The bit you're looking to scrape is contained in <a> tag that sits as a child of the <td> tag, i.e. Northern Ireland Budget Act 2018.

Now, for all you know, there are going to be <a> elements all over the page, many of which you have no interest in. Because of this, something like stuff = soup.find_all('a') is no good.

What you really need to do is limit your scrape to only those <a> tags that have a <td> tags as its parent.

Here's how you do it:

td = soup.find_all('td') # Find all the td elements on the page

    for i in td:  

        # call .findChildren() on each item in the td list

        children = i.findChildren("a" , recursive=True)

        # Iterate over the list of children calling accessing the .text attribute on each child

        for child in children:
            what_i_want = child.text

Find rows containing specific values in a Pandas Dataframe

Suppose we have Pandas dataframe, df, with a column called Name.

The data looks in the column look like this:

Name
----
Statute of Westminster, The First (1275)
1275 c. 5
Statute of Marlborough 1267 [Waste]
1267 c. 23
The Statute of Marlborough 1267 [Distress]
1267 c. 1

If we wanted to exclude all rows that contain something like 1275 c.5 from the dataframe, we can use Pandas str.contains() method in combination with a regular expression, like so:

df = df[df['Statute_Name'].str.contains('\d{4}\s+([a-z]|[A-Z])') == False]

This is basically saying that df is now equal to all of the rows in df where a match on our regular expression returns False.

Setting == True would have the opposite effect; retaining rows that match the expressions and dropping those that do not.

List Comprehensions

One particularly nifty feature of the Python language are list comprehensions. List comprehensions provide a really concise way of constructing lists. 

One, perfectly acceptable way to construct a new list in Python would be as follows:

x = range(10)
myList = [] # this is an empty list

for i in x:
    myList.append(i)

List comprehensions give us a way to achieve the same result with far few lines of code, like so:

x = range(10)
myList = [i for i in x]

The use of a list comprehension in this simple example removes the need to (a) create an empty list object and (b) construct a for loop block to iterate over the object whose items we are a seeking to add to the empty list.

Write contents of list to column in Pandas dataframe

Let's say we have the following list:

myList = ['Wolf', 'Fox', 'Shark']

To write the contents of myList to a column in a Pandas dataframe, we'd do the following:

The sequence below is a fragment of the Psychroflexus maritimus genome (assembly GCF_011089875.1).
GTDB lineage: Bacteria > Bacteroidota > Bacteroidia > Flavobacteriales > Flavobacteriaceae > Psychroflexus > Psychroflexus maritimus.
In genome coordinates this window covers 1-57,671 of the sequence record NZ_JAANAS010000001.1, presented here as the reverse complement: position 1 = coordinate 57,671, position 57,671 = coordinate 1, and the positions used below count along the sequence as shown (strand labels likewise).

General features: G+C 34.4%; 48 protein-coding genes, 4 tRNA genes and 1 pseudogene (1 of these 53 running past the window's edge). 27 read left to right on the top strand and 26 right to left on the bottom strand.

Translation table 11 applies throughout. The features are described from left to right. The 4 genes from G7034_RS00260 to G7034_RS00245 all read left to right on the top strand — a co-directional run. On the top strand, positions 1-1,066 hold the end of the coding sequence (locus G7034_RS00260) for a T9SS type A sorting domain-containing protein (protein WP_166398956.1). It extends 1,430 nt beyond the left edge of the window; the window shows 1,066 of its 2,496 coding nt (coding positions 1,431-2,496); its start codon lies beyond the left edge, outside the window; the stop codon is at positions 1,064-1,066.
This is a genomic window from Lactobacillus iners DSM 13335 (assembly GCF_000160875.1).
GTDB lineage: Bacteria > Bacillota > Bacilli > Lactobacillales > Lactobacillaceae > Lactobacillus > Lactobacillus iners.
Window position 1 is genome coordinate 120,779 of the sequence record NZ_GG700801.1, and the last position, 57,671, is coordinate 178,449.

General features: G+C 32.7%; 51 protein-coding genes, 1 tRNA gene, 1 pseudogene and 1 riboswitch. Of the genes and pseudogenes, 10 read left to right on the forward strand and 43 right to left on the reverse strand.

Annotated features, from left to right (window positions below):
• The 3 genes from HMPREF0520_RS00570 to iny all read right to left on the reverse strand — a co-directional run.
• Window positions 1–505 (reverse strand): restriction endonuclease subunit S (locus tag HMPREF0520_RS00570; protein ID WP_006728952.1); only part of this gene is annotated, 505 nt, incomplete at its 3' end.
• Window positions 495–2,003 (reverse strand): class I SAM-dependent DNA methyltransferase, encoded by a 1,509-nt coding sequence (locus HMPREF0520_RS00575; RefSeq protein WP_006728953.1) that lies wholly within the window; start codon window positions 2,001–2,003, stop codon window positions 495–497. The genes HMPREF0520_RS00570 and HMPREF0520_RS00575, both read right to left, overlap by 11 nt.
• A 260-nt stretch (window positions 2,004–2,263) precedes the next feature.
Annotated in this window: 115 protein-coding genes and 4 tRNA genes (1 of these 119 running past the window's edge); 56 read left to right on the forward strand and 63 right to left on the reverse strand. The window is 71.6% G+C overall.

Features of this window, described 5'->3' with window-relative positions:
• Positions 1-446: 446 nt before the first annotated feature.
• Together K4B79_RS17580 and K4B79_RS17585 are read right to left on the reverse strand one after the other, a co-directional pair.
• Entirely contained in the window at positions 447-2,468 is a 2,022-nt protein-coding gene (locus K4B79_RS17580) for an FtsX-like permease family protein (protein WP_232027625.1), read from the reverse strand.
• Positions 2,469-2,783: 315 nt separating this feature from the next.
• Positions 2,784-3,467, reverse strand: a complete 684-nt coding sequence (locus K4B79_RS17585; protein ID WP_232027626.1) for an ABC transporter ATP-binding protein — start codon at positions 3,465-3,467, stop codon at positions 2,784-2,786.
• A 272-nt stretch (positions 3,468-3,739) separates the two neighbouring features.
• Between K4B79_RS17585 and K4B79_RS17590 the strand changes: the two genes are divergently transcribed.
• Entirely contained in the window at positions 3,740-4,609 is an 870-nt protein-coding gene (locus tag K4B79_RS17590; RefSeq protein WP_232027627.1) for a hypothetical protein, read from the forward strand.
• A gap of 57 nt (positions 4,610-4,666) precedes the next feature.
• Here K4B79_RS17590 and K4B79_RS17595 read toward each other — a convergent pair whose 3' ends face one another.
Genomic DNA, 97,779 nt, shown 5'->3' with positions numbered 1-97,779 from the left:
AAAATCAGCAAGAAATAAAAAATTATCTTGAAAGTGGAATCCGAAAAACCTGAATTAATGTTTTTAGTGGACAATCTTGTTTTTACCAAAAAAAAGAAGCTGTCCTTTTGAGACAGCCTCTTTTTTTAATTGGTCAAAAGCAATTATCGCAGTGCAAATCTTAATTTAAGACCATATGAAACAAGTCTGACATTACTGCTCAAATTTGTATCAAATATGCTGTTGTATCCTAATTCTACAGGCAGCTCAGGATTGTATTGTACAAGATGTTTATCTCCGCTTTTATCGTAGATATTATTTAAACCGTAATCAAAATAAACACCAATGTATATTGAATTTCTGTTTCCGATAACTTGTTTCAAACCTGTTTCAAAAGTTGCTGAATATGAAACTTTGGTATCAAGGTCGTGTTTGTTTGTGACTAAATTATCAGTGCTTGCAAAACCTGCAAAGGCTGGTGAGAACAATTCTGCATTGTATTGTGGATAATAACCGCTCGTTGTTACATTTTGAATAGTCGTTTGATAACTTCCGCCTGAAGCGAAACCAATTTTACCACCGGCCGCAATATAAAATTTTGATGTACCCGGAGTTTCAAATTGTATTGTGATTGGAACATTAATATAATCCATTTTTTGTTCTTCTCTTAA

import pandas as pd # Bring in Pandas

myList = ['Wolf', 'Fox', 'Shark'] 

# Create empty dataframe with a column named 'Animals'

df = pd.DataFrame(columns=['Animals'])

# Write myList to the Animals column

df['Animals'] = myList

Query Neo4j graph database with Requests

This snippet provides a very quick example of how to send a very simple CYPHER query to Neo4j with Python:

import requests

url = "http://localhost:7474/db/data/cypher"

payload = "{ \"query\" : \"MATCH p=()-[r:CONSIDERED_BY]->() RETURN p LIMIT 25\",\n  \"params\" : { } }"
headers = {
    'authorization': "Basic bmVvNGo6Zm9vYmFy",
    'cache-control': "no-cache"
    }

response = requests.request("POST", url, data=payload, headers=headers)

print(response.text)

Note that the 'authorization': "Basic bmVvNGo6Zm9vYmFy" bit in the headers {} section is a Base64 encoded representation of the username and password of my local Neo4j instance: neo4j:foobar

You can encode your own Neo4j username:password combination here: https://www.base64encode.org/

Regex to find references to legislation in a block of text

# coding=utf8
# the above tag defines encoding for this document and is for Python 2.x compatibility

import re

regex = r"(?=((?<![A-Z][a-z])(([A-Z][a-z]+[\s-][A-Z][a-z]*\s)(Act|Order))(\s\d{4})|(([A-Z][a-z]+[\s-][A-Z][a-z]+[\s-][A-Z][a-z]*\s)(Act|Order))|(([A-Z][a-z]+[\s-][A-Z][a-z]+[\s-][A-Z][a-z]+[\s-][A-Z][a-z]*\s)(Act|Order))\s\d{4}))"

test_str = "The claimant was released on licence after serving part of an extended sentence of imprisonment. Subsequently the Secretary of State revoked the claimant’s licence and recalled him to prison pursuant to section 254 of the Criminal Justice Act 2003[1] on the grounds that he had breached two of the conditions of his licence.  Police And Criminal Evidence Act 1984The Secretary of State referred the matter to the Parole Board, providing it with a dossier which contained among other things material which had been prepared for, but not used in, the claimant’s trial in the Crown Court. The material contained allegations of a number of further offences in relation to which the claimant had not been convicted, no indictment in relation to them having ever been pursued. The claimant, relying upon the guidance contained in paragraph 2 of Appendix Q to Chapter 8 of Prison Service Order 6000[2], submitted to the board that since the material contained pre-trial prosecution evidence it ought to be excluded from the dossier placed before the panel of the board responsible for considering his release. The board determined that it had no power to exclude the material and that it would be for the panel to determine questions of relevance and weight in relation to it. The claimant sought judicial review of the board’s decision and the Human Rights Act 1998. "

matches = re.finditer(regex, test_str)

for matchNum, match in enumerate(matches):
    matchNum = matchNum + 1

    print ("Match {matchNum} was found at {start}-{end}: {match}".format(matchNum = matchNum, start = match.start(), end = match.end(), match = match.group()))

    for groupNum in range(0, len(match.groups())):
        groupNum = groupNum + 1